Alaska SeaLife Center

Tufted Puffin

Tufted Puffin

Horned Puffin

Horned Puffin

It  continued to rain the following day, but we went ahead and explored Exit Glacier, one of the attractions in Seward.  Exit Glacier is one of the most accessible by foot and it emerges from the Harding Icefield .  We followed a moderately strenuous hike which lead us to the wall of the blue ice at the edge of the glacier.  The trail has markers showing where it ended on various years as it continues to recede during the past hundred years.

 Exit Glacier

Exit Glacier

Exit Glacier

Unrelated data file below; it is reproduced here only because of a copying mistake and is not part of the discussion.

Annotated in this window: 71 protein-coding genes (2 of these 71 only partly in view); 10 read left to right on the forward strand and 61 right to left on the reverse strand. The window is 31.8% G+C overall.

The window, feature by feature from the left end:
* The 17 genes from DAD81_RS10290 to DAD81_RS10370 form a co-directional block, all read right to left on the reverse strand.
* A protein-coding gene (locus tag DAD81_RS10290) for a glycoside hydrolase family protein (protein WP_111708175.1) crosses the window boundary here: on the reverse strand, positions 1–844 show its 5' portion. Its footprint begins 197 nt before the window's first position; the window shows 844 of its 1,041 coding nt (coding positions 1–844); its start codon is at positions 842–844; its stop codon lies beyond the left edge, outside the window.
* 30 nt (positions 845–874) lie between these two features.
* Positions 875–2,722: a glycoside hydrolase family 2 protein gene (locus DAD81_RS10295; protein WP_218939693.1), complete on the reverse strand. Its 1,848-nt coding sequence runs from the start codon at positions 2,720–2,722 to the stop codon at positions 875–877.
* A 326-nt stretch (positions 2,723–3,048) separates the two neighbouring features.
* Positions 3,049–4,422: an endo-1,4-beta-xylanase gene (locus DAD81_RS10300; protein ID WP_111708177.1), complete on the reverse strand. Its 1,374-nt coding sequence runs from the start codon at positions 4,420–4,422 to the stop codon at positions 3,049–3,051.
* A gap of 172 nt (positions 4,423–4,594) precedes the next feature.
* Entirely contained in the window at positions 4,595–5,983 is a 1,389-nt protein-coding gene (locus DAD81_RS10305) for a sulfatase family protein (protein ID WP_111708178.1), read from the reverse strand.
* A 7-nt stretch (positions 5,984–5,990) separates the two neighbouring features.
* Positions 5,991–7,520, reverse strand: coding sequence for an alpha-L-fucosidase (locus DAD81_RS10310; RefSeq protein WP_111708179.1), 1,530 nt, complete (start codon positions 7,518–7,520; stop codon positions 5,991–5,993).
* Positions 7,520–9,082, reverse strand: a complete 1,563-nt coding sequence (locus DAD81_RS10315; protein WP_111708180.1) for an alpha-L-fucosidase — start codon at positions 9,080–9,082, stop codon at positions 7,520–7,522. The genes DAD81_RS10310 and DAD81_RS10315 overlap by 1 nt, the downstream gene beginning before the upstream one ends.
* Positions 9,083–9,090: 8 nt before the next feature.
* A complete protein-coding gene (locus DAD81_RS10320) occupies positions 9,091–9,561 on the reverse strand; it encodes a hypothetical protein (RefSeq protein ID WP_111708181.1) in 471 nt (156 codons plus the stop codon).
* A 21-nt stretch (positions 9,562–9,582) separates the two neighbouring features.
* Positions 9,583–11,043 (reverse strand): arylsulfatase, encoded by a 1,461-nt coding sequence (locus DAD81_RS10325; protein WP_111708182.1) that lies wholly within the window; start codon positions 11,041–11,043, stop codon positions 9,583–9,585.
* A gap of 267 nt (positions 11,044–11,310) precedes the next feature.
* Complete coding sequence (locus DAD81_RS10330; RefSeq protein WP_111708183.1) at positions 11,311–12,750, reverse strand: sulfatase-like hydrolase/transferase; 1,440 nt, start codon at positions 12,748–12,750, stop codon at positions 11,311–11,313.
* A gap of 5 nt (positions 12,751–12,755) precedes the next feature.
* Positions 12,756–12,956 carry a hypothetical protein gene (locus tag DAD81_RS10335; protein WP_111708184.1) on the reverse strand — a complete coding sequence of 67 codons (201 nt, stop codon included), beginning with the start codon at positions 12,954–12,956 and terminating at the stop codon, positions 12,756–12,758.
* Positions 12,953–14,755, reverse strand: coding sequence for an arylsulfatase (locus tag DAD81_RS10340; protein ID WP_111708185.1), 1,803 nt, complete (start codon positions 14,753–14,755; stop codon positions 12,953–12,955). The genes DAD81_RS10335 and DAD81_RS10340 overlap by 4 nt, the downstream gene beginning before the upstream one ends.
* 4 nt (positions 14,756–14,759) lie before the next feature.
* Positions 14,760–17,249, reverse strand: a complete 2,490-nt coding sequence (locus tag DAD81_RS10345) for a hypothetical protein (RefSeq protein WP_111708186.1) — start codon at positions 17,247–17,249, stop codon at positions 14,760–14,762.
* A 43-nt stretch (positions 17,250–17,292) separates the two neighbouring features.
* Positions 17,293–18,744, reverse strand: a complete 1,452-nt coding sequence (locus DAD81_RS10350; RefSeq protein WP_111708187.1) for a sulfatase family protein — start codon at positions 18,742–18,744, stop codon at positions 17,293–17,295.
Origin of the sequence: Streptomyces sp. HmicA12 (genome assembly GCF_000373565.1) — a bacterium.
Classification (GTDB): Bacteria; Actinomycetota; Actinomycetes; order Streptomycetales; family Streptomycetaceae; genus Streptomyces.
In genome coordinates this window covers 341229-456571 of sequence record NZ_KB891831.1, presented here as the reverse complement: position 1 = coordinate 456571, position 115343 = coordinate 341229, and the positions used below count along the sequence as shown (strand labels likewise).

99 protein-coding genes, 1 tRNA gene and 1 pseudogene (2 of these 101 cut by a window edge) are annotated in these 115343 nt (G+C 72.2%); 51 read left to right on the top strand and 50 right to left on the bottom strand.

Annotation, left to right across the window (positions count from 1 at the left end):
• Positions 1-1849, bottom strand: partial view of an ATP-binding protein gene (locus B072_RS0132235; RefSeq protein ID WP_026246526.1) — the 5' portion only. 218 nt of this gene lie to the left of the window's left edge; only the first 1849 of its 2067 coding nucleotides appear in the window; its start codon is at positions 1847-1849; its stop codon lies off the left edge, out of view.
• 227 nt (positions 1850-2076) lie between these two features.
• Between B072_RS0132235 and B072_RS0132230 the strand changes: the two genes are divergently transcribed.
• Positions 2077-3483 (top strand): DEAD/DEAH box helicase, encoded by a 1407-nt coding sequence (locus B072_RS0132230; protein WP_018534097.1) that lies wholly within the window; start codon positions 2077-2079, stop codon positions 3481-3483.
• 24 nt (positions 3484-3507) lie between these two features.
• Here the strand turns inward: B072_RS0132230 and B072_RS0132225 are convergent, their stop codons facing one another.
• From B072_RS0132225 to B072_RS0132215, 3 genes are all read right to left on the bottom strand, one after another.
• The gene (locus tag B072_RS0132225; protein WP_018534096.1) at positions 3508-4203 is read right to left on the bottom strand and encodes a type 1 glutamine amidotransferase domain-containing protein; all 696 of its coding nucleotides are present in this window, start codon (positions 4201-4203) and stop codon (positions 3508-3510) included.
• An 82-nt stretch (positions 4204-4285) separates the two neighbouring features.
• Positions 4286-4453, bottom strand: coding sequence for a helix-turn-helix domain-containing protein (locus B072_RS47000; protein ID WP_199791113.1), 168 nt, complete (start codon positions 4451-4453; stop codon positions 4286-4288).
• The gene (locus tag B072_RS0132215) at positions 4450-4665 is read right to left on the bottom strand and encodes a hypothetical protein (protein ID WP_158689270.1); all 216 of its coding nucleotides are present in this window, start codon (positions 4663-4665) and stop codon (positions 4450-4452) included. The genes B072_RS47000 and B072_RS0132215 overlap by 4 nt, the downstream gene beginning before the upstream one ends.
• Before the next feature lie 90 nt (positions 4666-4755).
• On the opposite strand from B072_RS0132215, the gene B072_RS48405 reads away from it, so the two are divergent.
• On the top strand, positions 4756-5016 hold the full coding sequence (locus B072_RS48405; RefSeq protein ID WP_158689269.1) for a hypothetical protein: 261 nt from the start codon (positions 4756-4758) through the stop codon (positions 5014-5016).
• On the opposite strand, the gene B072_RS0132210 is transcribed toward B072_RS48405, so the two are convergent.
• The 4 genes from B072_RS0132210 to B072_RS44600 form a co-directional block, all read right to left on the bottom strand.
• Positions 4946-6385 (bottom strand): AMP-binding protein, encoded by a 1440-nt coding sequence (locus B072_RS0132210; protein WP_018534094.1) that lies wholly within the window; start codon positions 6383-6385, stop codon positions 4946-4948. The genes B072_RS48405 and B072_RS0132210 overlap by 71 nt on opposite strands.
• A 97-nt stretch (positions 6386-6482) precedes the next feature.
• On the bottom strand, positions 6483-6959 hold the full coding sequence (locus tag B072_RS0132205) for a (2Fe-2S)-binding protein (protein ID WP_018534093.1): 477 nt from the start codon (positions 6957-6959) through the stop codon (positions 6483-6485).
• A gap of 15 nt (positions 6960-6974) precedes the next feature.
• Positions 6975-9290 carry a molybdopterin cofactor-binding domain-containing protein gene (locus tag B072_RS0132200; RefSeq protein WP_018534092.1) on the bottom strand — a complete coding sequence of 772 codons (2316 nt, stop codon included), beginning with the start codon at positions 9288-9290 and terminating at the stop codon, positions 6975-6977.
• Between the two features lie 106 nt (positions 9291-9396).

Lines shows marking of moraine as glaciers extent in a year

Edge of Exit Glacier

Edge of Exit Glacier,note people at the edge

exit glacier

Result of a powerful river of ice carving the bedrock

Exit Glacier

The year where the toe used to be

There will be a part 2 of Seward to talk about the Kenai Fjords National Park tour in my next blog.

After the 4th day we realized that the rain was going to continue, and we had seen just about everything we wanted to.  So we hooked up the car and headed to Portage, which also had some nice surprises to offer.  Stay tuned!